Table 1. Characteristics of Patients With Confirmed or Probable Middle East Respiratory Syndrome Coronavirus Infection
Appendix Table 1. Individual-Patient Characteristics and Primary Therapies During the Intensive Care Unit Stay
Appendix Table 2. Physiologic and Laboratory Variables on Day 1 and During the ICU Stay
Appendix Table 3. SOFA Score, by Study Day
Timeline of the clinical course of the study patients.
The beginning of the solid lines refers to the onset of MERS-CoV symptoms. The different line colors indicate the 3 different intensive care units (ICU 1 in Al-Ahsa and ICU 2 and ICU 3 in Riyadh). The dashed line indicates the time in the hospital before the onset of MERS-CoV symptoms in patients with health care–associated infection. Patient G was still in the hospital as of 9 January 2014. ICU = intensive care unit; MERS-CoV = Middle East respiratory syndrome coronavirus.
Chest radiographs from the 12 patients with Middle East respiratory syndrome coronavirus infection on the day of intubation, demonstrating airspace disease that ranged from lobular to bilateral lung involvement.
Computed tomography images from 3 patients, showing bilateral airspace disease.
Table 2. Physiologic and Laboratory Variables of Patients on Days 1, 3, 7, and 14
Results of sequential real-time polymerase chain reaction.
The red circles indicate a positive result for MERS-CoV; green circles indicate negative results. The open circle indicates that patient H did not undergo testing because he was a probable MERS-CoV case patient. ICU = intensive care unit; MERS-CoV = Middle East respiratory syndrome coronavirus.
Table 3. Main Interventions and Outcomes
The In the Clinic® slide sets are owned and copyrighted by the American College of Physicians (ACP). All text, graphics, trademarks, and other intellectual property incorporated into the slide sets remain the sole and exclusive property of the ACP. The slide sets may be used only by the person who downloads or purchases them and only for the purpose of presenting them during not-for-profit educational activities. Users may incorporate the entire slide set or selected individual slides into their own teaching presentations but may not alter the content of the slides in any way or remove the ACP copyright notice. Users may make print copies for use as hand-outs for the audience the user is personally addressing but may not otherwise reproduce or distribute the slides by any means or media, including but not limited to sending them as e-mail attachments, posting them on Internet or Intranet sites, publishing them in meeting proceedings, or making them available for sale or distribution in any unauthorized form, without the express written permission of the ACP. Unauthorized use of the In the Clinic slide sets will constitute copyright infringement.
Carlos Polanco, PhD, Jorge Alberto Castanon-Gonzales, MD, Jose Lino Samaniego, PhD
Universidad Anahuac, Mexico
February 11, 2014
We read with great interest Arabi and colleagues’ article (1) where they describe
the clinical course and outcome of 12 critically ill patients infected with the
recently isolated (2) “Middle East Respiratory Syndrome Coronavirus” (MERS-
CoV). They pointed out that the presenting symptoms were those of lower
respiratory tract infection with a rapid progression to severe respiratory failure
with extrapulmonary organ dysfunction which required invasive mechanical
ventilation and intensive care. The median interval from onset of symptoms to
intubation was 4.5 days. Seven patients died.
Although most confirmed cases of MERS-CoV infection have been sporadic with
a yet unknown source of infection, human-to-human transmission has been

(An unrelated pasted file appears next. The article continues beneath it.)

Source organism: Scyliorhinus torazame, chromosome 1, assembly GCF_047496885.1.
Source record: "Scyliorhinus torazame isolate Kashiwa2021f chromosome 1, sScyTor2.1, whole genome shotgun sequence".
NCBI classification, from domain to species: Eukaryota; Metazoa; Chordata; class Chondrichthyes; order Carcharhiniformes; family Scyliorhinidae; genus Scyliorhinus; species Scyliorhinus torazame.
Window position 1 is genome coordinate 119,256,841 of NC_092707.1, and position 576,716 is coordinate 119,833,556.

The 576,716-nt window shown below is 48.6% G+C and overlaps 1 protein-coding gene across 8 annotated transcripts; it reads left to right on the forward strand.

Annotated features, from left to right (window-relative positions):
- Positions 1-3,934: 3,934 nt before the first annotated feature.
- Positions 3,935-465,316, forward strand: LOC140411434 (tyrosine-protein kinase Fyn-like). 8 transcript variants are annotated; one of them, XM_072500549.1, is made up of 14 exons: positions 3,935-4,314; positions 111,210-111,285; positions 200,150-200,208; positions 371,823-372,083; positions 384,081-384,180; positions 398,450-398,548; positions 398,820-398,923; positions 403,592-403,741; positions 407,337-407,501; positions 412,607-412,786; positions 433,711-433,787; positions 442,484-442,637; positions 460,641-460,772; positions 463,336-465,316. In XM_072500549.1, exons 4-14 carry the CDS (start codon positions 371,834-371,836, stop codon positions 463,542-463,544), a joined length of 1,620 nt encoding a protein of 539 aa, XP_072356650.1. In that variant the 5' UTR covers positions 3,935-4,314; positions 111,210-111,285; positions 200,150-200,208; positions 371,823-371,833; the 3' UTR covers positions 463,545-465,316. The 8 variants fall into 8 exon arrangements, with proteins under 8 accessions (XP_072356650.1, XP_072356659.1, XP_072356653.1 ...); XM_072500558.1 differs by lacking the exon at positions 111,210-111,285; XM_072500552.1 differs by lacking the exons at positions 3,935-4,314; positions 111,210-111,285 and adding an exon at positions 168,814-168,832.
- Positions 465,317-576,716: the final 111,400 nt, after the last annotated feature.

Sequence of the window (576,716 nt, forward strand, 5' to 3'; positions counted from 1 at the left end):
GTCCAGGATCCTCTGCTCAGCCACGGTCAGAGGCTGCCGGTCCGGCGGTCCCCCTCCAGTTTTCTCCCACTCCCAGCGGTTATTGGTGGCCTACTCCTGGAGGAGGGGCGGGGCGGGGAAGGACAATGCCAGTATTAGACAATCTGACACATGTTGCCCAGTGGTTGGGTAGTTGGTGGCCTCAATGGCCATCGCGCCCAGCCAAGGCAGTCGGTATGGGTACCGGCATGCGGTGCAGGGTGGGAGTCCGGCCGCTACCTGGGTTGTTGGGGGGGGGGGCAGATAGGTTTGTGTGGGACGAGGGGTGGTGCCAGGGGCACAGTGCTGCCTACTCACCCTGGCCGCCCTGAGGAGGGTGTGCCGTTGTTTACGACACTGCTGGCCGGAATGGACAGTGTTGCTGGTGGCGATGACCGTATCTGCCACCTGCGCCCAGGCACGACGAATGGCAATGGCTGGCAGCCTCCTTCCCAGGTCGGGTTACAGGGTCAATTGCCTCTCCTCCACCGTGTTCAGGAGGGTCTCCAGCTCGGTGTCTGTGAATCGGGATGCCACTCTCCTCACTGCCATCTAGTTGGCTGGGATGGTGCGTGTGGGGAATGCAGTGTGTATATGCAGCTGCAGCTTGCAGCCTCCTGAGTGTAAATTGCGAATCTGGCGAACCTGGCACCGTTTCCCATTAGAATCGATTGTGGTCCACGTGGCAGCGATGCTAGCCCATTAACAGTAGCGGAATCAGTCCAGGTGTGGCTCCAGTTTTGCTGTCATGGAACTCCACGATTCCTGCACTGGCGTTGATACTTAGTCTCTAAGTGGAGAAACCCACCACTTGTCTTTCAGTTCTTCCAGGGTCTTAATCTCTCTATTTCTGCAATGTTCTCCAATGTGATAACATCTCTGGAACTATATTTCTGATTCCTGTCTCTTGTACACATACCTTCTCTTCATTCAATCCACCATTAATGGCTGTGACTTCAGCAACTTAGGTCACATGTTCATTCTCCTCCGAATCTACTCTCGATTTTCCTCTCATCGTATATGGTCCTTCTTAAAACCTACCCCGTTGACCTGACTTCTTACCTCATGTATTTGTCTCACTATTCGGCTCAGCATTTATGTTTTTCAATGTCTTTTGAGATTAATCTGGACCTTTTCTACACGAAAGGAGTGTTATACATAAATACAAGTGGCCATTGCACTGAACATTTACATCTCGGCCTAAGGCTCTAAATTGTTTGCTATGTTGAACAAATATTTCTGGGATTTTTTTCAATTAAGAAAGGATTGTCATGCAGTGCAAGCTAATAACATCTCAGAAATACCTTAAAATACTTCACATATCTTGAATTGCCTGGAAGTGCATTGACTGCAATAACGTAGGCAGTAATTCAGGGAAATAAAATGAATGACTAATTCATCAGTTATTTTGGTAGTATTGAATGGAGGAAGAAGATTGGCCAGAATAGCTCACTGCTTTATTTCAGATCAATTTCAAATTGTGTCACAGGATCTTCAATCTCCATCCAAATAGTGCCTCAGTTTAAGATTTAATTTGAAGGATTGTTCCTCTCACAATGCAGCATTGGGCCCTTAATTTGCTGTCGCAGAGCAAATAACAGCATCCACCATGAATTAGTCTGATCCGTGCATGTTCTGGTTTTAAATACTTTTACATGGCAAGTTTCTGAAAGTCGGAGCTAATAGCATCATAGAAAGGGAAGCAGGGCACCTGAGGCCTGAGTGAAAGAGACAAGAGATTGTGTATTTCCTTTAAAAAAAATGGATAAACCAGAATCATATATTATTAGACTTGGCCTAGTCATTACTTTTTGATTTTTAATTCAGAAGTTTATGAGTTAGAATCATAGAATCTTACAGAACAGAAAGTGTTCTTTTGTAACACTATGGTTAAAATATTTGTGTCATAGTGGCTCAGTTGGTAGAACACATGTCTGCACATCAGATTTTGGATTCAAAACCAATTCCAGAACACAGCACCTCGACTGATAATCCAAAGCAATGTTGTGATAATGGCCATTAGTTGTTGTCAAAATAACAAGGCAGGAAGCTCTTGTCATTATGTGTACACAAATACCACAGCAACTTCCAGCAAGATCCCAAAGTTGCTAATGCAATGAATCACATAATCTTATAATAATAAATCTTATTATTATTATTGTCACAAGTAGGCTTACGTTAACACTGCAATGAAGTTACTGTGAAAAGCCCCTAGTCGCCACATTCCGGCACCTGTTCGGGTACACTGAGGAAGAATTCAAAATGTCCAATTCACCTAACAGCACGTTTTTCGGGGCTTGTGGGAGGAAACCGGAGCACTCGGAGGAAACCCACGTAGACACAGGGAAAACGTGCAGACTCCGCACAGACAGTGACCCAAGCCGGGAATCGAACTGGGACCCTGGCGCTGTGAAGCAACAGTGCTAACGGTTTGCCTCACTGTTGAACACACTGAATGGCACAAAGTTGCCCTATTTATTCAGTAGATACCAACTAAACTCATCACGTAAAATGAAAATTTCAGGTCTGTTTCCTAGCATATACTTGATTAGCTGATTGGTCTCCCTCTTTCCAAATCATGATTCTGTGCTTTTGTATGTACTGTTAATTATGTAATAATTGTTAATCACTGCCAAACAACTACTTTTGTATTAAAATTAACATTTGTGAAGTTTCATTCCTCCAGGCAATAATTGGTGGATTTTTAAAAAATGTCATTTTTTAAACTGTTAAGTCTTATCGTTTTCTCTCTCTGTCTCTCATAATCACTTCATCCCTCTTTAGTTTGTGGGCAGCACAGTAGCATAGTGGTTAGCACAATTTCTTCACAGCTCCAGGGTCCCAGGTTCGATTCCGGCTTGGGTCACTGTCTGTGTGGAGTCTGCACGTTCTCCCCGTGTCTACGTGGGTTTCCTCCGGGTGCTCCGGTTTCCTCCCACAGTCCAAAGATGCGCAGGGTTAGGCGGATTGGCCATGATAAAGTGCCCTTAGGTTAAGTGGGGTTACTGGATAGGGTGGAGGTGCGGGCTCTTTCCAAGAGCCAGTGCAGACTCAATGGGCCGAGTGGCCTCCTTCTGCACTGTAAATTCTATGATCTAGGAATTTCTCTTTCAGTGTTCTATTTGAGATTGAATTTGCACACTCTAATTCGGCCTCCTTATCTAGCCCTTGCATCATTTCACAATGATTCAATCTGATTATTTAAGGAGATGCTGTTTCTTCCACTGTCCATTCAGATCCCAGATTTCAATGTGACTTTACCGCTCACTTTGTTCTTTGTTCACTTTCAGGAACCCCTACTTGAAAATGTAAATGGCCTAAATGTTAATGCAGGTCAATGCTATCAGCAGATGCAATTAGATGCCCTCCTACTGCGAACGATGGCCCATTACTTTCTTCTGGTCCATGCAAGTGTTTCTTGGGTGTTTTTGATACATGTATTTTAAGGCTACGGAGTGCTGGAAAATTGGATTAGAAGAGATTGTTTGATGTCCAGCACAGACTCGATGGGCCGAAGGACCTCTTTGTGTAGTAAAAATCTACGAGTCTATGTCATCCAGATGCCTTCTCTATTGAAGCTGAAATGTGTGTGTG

reported in health care and household settings (3,4). In spite of these facts, a
recent estimation of MERS-CoV pandemic risk by the basic reproduction number
(R0), suggest a low pandemic potential (5).
Research in molecular methods to trace emerging severe acute respiratory
infections via molecular genome analysis as well as automated computational
models that detect new cases and track in real time the viral evolution and speed
of propagation of this infections are of paramount importance. At this time, in
absence of observable data, our group developed a Cumulative sum (CUSUM)
based overcrowd severe respiratory disease index model (6) that reports alerts
only after it detects a statistically significant number of patients as cumulative
sums (CUSUM) or “clusters” disseminated in the hospital network geographical
areas. The model was thoroughly verified in a virtual scenario, generating
multiple epidemic outbreaks in a six-year span for a 13-hospital network. When it
was superimposed over the AH1N1 Influenza outbreak census (2008-2010)
taken by the Instituto Nacional de Ciencias Médicas y Nutrición Salvador Zubirán
in México City, it showed that it is an effective algorithm to notify early warnings
of severe respiratory disease epidemic outbreaks with a minimum rate of false
alarms. Only after we gather more robust epidemiological data, hybrid models
with a predictive component like hidden Markov models (HMM) will be developed
as a CUSUM-HMM type.
Carlos Polanco, PhD,
Jorge Alberto Castañón-González MD,
José Lino Samaniego PhD
Faculty of Health Sciences,
Huixquilucan estado de México,
1.-Arabi YM, Arifi AA, Balkhy HH, Najm H, Aldawod A, Ghabashi A, Hawa H,
Alothman A, Khaldi A, Al Raly B. Clinical Couse and Outcome of Critically ill
Patients with Middle East Respiratory Syndrome Coronavirus Infection. Ann
Intern Med 2014; To be published.
2.-Zaki AM, Van Boheemen S, Bestebroer TM, Osterhaus AD, Fouchier RA.
Isolation of a novel coronavirus from a man with pneumonia in South Arabia. N
Engl J Med 2012;367:1814-20.
3.-Assiri A, McGeer A, Perl TM, et al. Hospital Outbreak of Middle East
respiratory syndrome coronavirus. N Engl J Med 2013;369:407-16.
4.-Memish ZA, Zumla AI, Al-Hakeem RF, AL-Rabeeah AA, Stephens GM.
Family clusters of Middle East respiratory syndrome coronavirus infections. N
Engl J Med 2013;368:2487-94.
5.-Breban R, Riou J, Fontanet A. Interhuman transmissibility of Middle East
respiratory síndrome coronavirus: estimation of pandemic risk. Lancet
6.-Polanco C, Castañón-González JA, Macías AE, Samaniego JL, Bushe T,
Villanueva-Martínez S. Detection of Severe Respiratory Disease Epidemic
Outbreaks by CUSUM-Based Overcrowd-Severe-Respiratory-Disease-Index
Model. Computational and Mathematical Methods in Medicine 2013;article ID
Arabi YM, Arifi AA, Balkhy HH, et al. Clinical Course and Outcomes of Critically Ill Patients With Middle East Respiratory Syndrome Coronavirus Infection. Ann Intern Med. 2014;160:389–397. doi: 10.7326/M13-2486
Download citation file:
Published: Ann Intern Med. 2014;160(6):389-397.
Infectious Disease, Pulmonary/Critical Care.
Results provided by:
Copyright © 2019 American College of Physicians. All Rights Reserved.
Print ISSN: 0003-4819 | Online ISSN: 1539-3704
Conditions of Use